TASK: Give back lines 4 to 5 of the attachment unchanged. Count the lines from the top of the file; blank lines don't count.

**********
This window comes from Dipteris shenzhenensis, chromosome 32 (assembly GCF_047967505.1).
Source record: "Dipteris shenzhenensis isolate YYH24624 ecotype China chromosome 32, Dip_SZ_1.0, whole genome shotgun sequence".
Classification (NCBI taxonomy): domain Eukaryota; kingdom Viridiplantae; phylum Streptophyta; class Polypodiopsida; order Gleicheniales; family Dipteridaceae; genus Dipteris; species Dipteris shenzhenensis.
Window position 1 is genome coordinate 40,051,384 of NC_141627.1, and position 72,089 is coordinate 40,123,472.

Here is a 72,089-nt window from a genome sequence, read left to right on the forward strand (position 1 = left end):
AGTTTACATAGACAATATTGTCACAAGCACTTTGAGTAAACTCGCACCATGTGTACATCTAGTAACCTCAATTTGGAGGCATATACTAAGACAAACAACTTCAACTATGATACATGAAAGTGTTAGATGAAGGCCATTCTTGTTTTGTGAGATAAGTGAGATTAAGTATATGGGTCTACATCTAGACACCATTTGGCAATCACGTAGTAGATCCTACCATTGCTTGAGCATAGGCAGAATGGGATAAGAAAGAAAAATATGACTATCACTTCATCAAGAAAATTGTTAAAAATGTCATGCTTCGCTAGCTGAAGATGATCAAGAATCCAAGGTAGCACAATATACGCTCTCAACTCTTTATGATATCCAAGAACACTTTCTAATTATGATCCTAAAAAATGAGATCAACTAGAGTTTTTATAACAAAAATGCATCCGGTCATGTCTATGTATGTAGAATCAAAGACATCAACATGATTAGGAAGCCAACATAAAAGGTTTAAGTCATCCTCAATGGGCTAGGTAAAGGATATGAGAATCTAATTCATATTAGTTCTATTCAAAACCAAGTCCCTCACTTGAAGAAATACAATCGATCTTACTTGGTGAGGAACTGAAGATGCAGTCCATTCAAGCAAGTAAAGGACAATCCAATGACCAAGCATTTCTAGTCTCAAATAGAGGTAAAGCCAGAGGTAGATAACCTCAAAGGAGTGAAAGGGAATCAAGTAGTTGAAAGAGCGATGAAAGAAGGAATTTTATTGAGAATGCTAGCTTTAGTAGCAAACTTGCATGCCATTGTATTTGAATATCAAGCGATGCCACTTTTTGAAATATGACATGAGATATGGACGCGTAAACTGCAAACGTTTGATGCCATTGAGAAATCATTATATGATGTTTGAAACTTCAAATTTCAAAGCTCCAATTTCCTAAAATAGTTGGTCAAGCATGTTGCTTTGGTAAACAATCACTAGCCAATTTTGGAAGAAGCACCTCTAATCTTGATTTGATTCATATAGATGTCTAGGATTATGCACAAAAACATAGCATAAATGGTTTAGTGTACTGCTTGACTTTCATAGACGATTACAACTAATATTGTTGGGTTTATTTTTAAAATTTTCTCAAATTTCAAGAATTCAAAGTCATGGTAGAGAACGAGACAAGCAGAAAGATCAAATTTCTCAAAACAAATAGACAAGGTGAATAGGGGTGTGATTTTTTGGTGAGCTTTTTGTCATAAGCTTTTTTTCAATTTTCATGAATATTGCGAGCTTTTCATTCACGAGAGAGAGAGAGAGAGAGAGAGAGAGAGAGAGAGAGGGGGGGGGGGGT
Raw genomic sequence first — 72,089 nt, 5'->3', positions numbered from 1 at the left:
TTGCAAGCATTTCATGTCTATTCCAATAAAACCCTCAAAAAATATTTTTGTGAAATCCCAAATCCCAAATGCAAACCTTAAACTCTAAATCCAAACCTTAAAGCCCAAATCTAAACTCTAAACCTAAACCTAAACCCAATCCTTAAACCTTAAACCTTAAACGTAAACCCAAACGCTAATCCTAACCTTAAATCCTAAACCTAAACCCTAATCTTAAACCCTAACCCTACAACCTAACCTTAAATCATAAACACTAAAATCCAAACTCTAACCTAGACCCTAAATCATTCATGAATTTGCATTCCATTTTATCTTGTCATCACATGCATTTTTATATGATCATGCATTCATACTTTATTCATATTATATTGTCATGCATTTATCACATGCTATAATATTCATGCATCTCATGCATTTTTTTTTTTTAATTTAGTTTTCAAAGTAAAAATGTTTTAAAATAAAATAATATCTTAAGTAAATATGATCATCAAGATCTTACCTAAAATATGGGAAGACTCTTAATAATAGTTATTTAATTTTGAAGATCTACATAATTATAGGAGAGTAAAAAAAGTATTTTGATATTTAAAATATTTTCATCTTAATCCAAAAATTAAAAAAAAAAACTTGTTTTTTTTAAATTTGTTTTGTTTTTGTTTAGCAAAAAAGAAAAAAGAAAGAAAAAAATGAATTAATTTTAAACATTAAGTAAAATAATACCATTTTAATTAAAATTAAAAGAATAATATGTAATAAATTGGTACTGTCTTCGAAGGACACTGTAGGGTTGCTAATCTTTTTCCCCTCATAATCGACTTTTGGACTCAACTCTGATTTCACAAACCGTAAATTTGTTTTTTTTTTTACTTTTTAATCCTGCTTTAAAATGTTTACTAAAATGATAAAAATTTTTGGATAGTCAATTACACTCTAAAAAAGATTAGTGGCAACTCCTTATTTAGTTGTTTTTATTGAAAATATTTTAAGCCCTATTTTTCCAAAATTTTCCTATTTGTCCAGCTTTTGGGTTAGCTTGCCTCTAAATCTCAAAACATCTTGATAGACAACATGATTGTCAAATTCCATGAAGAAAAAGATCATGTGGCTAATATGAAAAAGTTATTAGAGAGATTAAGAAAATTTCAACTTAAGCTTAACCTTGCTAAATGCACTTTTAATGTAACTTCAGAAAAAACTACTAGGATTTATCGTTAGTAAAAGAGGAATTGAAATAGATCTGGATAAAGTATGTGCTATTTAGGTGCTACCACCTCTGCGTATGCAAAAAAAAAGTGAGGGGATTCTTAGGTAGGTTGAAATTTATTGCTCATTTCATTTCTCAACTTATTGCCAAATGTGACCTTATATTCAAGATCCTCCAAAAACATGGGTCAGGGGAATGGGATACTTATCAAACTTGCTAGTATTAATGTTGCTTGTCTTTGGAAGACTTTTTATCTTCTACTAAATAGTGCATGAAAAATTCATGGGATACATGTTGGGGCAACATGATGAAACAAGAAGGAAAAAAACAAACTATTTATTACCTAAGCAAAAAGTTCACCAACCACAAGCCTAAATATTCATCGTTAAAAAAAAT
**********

Window position 1 is genome coordinate 40,051,384 of NC_141627.1, and position 72,089 is coordinate 40,123,472.

Here is a 72,089-nt window from a genome sequence, read left to right on the forward strand (position 1 = left end):